A detailed description of the preferred embodiment of the present invention is provided herein below, with reference to the following drawings in which:
FIG. 1 is a block diagram of a communications system for realizing the telephone with programmable line appearances according to the present invention;
FIG. 2 is a schematic representation of a telephone set according to a preferred embodiment of the invention;
FIG. 3 is a block diagram showing various software agents interacting with the telephone set for implementing personalized telephony features according to the preferred embodiment; and
FIG. 4 is a message flow diagram showing communication between the various software agents for implementing the personalized telephony features.
 With reference to FIG. 1, a communication system is shown comprising a telephony server 1, preferably in the form of a Windows® NT based PBX, interconnecting a plurality of communications endpoints which are connected via a LAN 2 and voice/data trunks 3 to an outside PSTN/WAN. An example of a suitable telephony server 1 is set forth in U.S. Pat. No. 5,657,446 entitled “Local Area Communications Server”, the contents of which are incorporated herein by reference. A phone hub 4 is connected to the LAN 2, with one or more telephones 5 connected to the hub. Typically, a large plurality of telephones, desktop PCs, etc., are connected to the LAN 2 via multiple hubs (e.g. phone hub 4, and other data hubs, etc.), although the simplified representation of FIG. 1 shows only a single phone hub and telephone connected thereto.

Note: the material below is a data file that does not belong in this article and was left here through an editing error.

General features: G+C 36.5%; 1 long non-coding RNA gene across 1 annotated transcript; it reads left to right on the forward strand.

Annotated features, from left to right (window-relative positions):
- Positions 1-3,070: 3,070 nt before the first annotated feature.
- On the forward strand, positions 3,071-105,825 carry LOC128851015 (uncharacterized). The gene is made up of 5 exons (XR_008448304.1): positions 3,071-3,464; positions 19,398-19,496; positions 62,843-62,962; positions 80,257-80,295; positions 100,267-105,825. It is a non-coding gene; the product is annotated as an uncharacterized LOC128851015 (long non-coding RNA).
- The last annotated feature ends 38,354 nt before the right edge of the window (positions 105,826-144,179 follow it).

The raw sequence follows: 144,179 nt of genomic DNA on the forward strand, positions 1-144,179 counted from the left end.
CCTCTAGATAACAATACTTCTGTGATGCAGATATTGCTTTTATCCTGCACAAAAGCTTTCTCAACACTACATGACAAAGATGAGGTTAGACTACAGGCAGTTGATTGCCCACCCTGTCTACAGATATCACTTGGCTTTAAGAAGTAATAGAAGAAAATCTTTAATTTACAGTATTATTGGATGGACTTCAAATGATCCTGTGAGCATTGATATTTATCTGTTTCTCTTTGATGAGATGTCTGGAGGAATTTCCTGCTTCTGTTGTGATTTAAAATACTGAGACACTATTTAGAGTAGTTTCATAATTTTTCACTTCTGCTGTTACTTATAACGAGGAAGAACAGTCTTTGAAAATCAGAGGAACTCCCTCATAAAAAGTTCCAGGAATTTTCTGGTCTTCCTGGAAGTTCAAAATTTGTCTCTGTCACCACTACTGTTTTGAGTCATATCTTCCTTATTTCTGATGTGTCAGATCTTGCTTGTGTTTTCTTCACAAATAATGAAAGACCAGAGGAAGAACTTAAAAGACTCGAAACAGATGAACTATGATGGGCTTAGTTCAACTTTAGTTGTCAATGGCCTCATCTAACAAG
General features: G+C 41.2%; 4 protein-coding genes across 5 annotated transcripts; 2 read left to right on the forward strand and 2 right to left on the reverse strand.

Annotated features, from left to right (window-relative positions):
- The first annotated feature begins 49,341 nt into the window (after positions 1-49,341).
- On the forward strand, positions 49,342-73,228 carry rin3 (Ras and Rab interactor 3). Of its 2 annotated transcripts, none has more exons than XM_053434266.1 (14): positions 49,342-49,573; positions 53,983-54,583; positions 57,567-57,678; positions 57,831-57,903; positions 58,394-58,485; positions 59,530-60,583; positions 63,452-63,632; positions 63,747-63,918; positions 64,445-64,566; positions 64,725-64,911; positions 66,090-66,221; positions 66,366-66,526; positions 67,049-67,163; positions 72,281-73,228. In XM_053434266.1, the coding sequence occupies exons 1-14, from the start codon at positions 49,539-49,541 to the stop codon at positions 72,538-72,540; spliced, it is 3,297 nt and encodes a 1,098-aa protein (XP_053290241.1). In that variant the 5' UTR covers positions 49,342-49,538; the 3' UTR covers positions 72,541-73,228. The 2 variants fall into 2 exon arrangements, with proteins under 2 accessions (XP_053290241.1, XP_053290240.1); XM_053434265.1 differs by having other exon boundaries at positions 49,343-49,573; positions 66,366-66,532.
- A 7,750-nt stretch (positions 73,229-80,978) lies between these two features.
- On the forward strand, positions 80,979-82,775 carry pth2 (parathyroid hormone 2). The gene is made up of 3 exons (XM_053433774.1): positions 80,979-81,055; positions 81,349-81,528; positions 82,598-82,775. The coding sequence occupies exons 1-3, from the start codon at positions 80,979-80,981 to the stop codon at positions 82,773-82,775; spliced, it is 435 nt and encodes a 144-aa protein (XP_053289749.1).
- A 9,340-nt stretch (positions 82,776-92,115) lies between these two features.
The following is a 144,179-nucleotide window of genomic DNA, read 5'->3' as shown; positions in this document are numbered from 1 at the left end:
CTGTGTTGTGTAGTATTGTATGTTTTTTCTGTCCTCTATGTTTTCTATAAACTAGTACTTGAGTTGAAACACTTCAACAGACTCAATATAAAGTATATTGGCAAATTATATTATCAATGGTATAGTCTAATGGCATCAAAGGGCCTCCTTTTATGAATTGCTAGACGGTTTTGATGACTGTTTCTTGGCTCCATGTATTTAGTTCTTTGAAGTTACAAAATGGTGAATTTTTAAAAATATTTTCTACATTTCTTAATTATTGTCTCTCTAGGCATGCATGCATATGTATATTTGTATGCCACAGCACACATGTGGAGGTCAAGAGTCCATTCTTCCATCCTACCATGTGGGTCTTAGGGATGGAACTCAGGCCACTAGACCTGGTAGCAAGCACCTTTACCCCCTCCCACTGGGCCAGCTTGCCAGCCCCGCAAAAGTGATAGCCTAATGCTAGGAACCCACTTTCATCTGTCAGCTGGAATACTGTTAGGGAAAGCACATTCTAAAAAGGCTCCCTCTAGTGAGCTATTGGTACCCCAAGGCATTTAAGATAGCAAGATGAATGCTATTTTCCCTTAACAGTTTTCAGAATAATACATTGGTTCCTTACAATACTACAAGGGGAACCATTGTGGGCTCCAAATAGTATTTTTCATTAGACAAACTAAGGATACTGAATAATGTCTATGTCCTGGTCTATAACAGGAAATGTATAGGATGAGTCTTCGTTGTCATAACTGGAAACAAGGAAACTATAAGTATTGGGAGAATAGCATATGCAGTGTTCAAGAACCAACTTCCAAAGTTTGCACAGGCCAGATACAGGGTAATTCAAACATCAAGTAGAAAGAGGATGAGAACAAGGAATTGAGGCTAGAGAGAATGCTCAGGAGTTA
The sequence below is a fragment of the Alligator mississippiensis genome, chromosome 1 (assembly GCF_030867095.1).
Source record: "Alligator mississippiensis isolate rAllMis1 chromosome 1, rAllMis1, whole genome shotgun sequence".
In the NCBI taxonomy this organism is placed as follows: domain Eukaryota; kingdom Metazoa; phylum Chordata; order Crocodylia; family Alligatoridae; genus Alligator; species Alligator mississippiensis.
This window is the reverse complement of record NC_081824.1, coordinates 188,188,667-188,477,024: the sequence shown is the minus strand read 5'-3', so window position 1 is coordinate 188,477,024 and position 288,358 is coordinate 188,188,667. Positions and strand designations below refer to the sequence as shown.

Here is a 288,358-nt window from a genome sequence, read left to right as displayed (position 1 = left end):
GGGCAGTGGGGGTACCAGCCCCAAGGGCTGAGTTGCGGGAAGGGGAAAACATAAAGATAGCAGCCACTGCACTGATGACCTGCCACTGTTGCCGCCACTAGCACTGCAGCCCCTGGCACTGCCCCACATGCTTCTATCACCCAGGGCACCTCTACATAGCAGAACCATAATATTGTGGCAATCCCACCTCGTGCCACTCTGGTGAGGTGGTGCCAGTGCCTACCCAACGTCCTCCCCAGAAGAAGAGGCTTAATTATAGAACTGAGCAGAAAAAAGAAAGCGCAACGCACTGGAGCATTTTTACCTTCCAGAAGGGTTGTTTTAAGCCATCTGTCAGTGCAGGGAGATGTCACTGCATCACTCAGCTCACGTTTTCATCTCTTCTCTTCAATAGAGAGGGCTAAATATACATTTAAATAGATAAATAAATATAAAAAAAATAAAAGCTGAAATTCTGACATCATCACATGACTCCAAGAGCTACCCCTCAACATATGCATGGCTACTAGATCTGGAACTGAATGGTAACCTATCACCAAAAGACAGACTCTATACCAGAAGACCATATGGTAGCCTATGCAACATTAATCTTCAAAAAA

FIG. 2 shows a representative telephone set 5 having multiple line appearances, indicated by illuminating line appearance buttons 6, a handset 7, key pad 8, function keys 9, message waiting lamps 10 and individual line appearance displays 11. The layout of the telephone may be different from that shown in FIG. 2. Likewise, enhanced features such as function keys 9, displays 11, etc. are optional. A single message lamp 10 may be used, with different flash cadences or colors to identify different users. Indeed, it is contemplated that the phone 5 may be implemented via an IP phone application on a personal computer, with appropriate graphical user interfaces for implementing the various features.
FIG. 3 shows various software agents which reside in one or both of the telephony server 1 and/or phone hub 4. Agents 12, 13 and 14 represent individual users and contain user profiles and other executable code for defining individual allowed classes of service, message access functionality, speed call preferences, and other personalized telephony services. The agents are able to access personalized messages via a centralized messaging system, as well as perform other proxy functions on behalf of the individual users. A phone manager agent 15 is provided for each phone 5, for dynamically assigning individual buttons 6 to respective user agents 12, 13, 14, etc. The phone manager 15 is entirely responsible for all telephony functions associated with its associated phone 5. The phone manager 15 is a state machine that keeps track of all buttons and displays on the telephone set 5. The structure and operation of the phone agent and user agents is as set forth in U.S. Pat. No. 5,638,494 entitled “Adaptive Communication System”, the contents of which are incorporated herein by reference.